Apparently, the reason there are no real world consequences to not knowing answers to the monthly exams is that the mission it is designed to prepare them for is outdated and largely irrelevant. It's a holdover from the Cold War that relegates experienced, intelligent officers to a boring, stringent, and unrewarding post. Low morale has been well-noted among in the ranks of nuclear officers, and it's often cited as an underlying cause of a number of recent scandals that also suggest the program is no longer taken seriously.

Last month, it was revealed that a top general in charge of hundreds of nuclear weapons was fired for going on a drunken bender while on a federal trip to Russia. One of drunken outbursts allegedly included complaints about how low morale is within the Nuclear Corps. Air Force officers at Malmstrom were punished for napping while guarding launch keys for nuclear weapons, and leaving blast doors protecting the codes unlocked. The officers admitted this wasn't a super rare occurrence, adding that their higher ups didn't seem too bothered by the report. In 2007, six nuclear warheads were sent across the country by accident, and last year 24 launch officers were kicked out of the Corps for poor performance and attitude. 

Why so much dysfunction among the group of people charged with maintaining our most terrifying weapon? Partly because it's hard to get a clear grasp on whether or not the program is still needed in 2014. If, as Blaire and the Times imply, the troops are failing to meet standards on an obsolete mission, why hasn't it been seriously altered? Gwen Ifill asked Blair to explain on PBS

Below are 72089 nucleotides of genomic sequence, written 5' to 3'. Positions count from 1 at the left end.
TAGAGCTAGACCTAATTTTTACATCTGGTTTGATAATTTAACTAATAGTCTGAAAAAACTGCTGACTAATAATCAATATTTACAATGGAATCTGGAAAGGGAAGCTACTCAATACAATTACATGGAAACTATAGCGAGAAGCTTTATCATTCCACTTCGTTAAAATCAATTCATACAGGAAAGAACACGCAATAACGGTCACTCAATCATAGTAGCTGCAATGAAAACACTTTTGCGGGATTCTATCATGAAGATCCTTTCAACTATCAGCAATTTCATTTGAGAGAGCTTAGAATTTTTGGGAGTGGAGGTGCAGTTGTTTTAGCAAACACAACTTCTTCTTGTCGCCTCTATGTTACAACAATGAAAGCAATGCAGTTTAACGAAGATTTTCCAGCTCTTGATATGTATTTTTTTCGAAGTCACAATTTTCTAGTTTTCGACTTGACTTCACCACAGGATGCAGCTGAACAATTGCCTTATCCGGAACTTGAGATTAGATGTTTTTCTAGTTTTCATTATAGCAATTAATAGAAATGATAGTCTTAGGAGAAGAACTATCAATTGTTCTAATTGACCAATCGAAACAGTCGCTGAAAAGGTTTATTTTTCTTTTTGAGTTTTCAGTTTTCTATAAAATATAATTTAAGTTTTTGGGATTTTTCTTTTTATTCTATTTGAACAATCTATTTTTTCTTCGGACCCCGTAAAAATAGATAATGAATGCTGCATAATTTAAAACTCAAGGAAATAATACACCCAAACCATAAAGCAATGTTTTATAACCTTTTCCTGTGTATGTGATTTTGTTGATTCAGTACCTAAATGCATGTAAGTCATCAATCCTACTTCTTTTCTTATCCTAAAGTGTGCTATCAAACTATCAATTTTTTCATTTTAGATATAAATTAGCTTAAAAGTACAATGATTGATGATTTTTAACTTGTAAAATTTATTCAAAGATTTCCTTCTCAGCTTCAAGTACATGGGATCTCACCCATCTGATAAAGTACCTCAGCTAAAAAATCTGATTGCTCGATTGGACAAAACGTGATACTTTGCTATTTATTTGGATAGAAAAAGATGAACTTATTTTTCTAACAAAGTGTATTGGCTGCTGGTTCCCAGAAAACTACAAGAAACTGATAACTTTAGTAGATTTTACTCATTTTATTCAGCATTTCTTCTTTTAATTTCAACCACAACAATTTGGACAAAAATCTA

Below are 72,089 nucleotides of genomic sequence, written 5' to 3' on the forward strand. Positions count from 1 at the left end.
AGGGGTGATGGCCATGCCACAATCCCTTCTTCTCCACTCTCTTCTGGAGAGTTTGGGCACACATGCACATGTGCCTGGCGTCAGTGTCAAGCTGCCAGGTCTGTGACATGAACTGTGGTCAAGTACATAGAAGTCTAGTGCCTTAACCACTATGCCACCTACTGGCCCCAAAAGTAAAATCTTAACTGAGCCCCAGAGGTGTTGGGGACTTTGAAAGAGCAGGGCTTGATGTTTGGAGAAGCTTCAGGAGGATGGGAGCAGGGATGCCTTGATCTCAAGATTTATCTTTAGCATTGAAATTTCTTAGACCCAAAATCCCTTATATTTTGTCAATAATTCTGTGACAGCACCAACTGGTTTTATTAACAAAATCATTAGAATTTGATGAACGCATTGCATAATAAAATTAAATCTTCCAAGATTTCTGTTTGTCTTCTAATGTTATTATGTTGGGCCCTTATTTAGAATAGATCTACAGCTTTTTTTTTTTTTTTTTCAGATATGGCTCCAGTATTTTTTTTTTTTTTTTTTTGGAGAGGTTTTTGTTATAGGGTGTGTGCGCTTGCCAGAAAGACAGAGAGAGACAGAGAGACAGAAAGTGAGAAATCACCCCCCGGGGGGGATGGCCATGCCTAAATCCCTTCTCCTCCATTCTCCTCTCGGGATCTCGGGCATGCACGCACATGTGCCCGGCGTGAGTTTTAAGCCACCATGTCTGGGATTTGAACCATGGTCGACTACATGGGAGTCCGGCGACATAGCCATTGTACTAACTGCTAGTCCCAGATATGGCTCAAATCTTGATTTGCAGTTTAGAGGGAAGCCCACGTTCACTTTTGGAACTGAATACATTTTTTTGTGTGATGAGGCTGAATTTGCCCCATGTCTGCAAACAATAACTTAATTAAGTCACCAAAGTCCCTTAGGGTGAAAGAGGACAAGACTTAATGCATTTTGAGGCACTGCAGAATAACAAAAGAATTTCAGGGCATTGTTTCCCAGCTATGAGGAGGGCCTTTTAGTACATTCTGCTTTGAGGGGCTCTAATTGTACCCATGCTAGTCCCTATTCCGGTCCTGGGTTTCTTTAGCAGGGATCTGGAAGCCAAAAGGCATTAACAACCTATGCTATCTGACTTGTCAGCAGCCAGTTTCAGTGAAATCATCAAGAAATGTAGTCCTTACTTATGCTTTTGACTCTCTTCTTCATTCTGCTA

BLAIR: They're responsible for fighting a nuclear war with -- primarily with Russia, which is an obsolete mission, and that's partly responsible for the distress that the force feels and the lack of -- declined morale and something of a decline of discipline. But they sit out in 24-hour alerts in underground launch control capsules waiting for orders from higher authority to fire up to 50 of these very deadly weapons under their control. Say, if an order went down right now from the Pentagon to these crews to fire their forces without any advance warning, they could fire all 450 of these Minuteman missiles in less than two minutes, probably closer to 60 seconds.

GWEN IFILL: But how is that then an obsolete mission? It sounds kind of important.

BRUCE BLAIR: Well, the Cold War ended 20 years ago.